Hashem Hu ha'Elokim!
"And Yisro … took burnt-offerings and peace-offerings to Elokim" (18:12).
On principle, says R. Bachye, we never find the term 'Elokim' used in the realm of Korbanos, only 'Hashem'.
Yisro however, in spite of having just mentioned Hashem by Name, was not yet familiar with that Name; so he referred to Elokim (with which he was familiar).
And that, says R. Bachye, explains why the Torah writes (in Pasuk 8) with regard to Moshe "And Moshe … related … all that Hashem had done to Par'oh, whereas the opening Pasuk in the Parshah informs us how "Yisro heard all that Elokim had done for Moshe and Yisrael ….".
Simchah & the Shechinah
" … and Aharon and all the elders of Yisrael came to eat bread before G-d" (18:12).
This Se'udah was basically in honor of Yisro, who had just converted with Milah and Tevilah, R. Bachye explains. But there was more to it than that.
Like the delicacies that Yitzchak Avinu ate before blessing Ya'akov, this Se'udah was intended to bring Aharon and the seventy elders to a level of Simchah that would enable the Shechinah to rest on them. For, he explains, the power of the Soul is tied up with that of the body, and that when the body is aroused by the food that it eats, the Soul is affected in whichever direction a person turns it. And we find this in connection with the prophets, who would arrange for a harp to be played so that the Shechinah should rest on them, as the Navi writes in Melachim (2, 3:15).
Perhaps by the same token, the Simchah of Sheva B'rachos too, serves as a prerequisite to the entry of the Shechinah into the young couple's home, as Chazal have said, 'Ish ve'Ishah, Shechinah sheruyah beineihem'.
Speaking to the Women
"So you shall say to the House of Ya'akov" (19:3).
G-d commanded the women first, says R. Bachye, to teach them ethics and good manners (though it is unclear what he means by that). He then gives two good reasons as to why Moshe should teach the women the main points of Torah first; one, because their minds are less settled than those of the men, secondly, because a good woman, is the cause of Torah, inasmuch as she is the one who is at home and who knows how to attract her sons to learn Torah with sweet words already from an early age.
Consequently, the author concludes, awoman should make a point of praying to Hashem when she lights the Shabbos-lights, to grant her children who will light up the world with their Torah. For G-d listens quicker to a person's Tefilos, when they are prayed in the process of performing a Mitzvah.
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HIGHLIGHTS FROM THE BA'AL HA'TURIM
Gershom or Eliezer?
"And her (Tziporah's) two sons,one of whom was called Gershom, because he (Moshe) said 'I was a stranger in a foreign land'; and the other, Eliezer, because (he said) 'the G-d of my father helped me and saved me from the sword of Par'oh' " (18:3-4).
To explain the omission of the word "omar" (he said) with regard to the birth of Eliezer, the Ba'al ha'Turim initially suggests that the "ki omar" that is written by Gershom covers Eliezer too, as if the Pasuk had written it by Eliezer, too.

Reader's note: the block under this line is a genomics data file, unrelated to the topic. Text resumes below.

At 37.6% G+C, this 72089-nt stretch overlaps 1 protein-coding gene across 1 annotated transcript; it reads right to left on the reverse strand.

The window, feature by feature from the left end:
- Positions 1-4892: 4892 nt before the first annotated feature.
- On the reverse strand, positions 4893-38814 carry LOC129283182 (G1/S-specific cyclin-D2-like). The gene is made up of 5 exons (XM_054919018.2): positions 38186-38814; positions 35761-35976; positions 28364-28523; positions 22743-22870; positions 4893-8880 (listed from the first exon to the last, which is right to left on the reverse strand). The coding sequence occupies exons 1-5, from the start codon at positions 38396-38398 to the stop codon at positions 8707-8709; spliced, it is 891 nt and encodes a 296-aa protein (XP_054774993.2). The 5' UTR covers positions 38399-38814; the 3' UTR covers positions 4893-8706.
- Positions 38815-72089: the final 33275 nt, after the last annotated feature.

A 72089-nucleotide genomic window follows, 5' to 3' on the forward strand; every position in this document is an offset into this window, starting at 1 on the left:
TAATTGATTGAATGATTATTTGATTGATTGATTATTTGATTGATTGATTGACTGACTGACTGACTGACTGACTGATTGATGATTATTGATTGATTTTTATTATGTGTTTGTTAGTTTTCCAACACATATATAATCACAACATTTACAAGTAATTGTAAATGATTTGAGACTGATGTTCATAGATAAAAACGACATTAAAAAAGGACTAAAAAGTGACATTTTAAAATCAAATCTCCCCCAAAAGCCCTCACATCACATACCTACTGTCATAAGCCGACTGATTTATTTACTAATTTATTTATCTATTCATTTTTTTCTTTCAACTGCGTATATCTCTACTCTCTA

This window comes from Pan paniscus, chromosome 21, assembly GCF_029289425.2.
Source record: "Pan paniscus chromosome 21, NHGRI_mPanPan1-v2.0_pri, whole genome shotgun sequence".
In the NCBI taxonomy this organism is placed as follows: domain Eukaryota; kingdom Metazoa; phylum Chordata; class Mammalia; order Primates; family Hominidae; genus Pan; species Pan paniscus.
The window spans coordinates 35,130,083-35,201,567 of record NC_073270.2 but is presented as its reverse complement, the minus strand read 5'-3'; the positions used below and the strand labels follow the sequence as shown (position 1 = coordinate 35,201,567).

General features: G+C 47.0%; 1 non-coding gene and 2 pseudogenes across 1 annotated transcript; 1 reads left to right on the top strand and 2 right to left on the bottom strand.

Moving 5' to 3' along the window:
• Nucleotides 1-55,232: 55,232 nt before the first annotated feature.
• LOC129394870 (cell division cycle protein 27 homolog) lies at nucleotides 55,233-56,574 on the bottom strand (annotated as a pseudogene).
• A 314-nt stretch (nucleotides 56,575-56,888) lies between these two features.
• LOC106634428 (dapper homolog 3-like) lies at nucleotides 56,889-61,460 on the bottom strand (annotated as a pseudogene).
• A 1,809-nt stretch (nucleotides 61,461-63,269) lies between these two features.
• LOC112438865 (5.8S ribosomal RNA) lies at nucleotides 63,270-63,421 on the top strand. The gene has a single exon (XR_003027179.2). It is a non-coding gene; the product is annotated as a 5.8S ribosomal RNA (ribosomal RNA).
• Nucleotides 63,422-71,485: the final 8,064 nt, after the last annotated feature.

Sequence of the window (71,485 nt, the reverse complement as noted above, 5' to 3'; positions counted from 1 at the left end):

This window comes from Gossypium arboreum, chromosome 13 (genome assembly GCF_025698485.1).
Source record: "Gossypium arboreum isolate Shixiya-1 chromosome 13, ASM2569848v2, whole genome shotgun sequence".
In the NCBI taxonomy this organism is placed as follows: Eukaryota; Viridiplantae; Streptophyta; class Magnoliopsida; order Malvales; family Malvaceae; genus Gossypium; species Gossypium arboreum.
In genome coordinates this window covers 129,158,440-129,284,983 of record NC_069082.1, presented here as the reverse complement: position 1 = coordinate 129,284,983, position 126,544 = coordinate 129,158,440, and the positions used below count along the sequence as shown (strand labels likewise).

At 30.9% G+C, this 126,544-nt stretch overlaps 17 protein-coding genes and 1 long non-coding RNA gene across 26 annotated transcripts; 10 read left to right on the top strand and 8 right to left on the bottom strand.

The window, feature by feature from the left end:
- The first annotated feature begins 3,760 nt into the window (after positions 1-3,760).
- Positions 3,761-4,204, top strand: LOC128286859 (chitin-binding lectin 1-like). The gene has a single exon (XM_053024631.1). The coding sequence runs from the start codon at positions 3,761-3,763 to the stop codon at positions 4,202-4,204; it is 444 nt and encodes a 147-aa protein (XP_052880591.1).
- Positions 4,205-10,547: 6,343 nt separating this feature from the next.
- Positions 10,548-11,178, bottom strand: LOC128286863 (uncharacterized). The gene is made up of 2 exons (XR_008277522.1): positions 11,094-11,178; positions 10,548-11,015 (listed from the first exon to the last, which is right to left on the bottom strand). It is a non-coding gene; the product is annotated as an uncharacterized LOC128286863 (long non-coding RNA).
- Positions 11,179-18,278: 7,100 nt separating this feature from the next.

Alternatively, he bases the fact that the Torah inserted it by the former and not by the latter, on the Medrash, which relates how when Yisro had given his daughter to Moshe, he had acceded to Yisro's request to dedicate his first son to Avodah-Zarah. That is why Moshe failed to circumcise him, nor does it appear that he intended to do so. And it was only when the angel came and threatened him, that Tziporah circumcised him after releasing her father's condition.
Based on that Medrash, says the Ba'al ha'Turim, the words "ki omar" mean that it was revealed for all to see that Moshe was an Oneis (not at fault) for accepting Yisro's terms, since he was a foreigner in a strange land. That did not help him however, inasmuch as, as a result of that condition, Gershom's son Yonasan, later became a priest for Michah's image.
Regarding the birth of Eliezer on the other hand, it would have been inappropriate to insert "ki omar", seeing as the incident whereby Par'oh tried to kill Moshe and G-d saved him, was the result of his having killed the Egyptian, and not of any condition that he made.
The author remarks however, that from the Gemara it would seem that it was not Gershom whom Moshe failed to circumcise, but Eliezer. The Gemara cites Moshe's quandary of how he could circumcise his son, having been ordered by G-d to go to Egypt (see Rashi Sh'mos 4:24). And this must have been Eliezer, since we do not find Moshe having any more children once he arrived in Egypt.
See also Parshah Pearls 'Eliezer was Special Too'.
"And Yisro, Moshe's father-in-law … came to Moshe, to the Desert where he was encamped (choneh) … " (18:5).
The word "choneh" also appears in Tehilim (34:8) "The angel of G-d encamps (choneh) around those who fear him … " (18:5). This teaches us that when Yisro arrived in the Camp of Yisrael, he did not need to enquire as to the location of Moshe's tent, since it was marked by the Cloud that surrounded it.
"And it was on the following day (mi'mochoros), and Moshe sat down to judge the people … " (18:13).
The Ba'al ha'Turim points out that the Gematyriyah of "mi'Mochoros" is equivalent to that of 'le'mochor Yom ha'Kipurim'.
This supports Rashi, who, quoting the Sifri, explains that "mi'Mochoros" refers to the day after Moshe descended from Har Sinai (which was on Yom Kipur).
The Merit of Judging
" … from the morning to the evening" (Ibid.).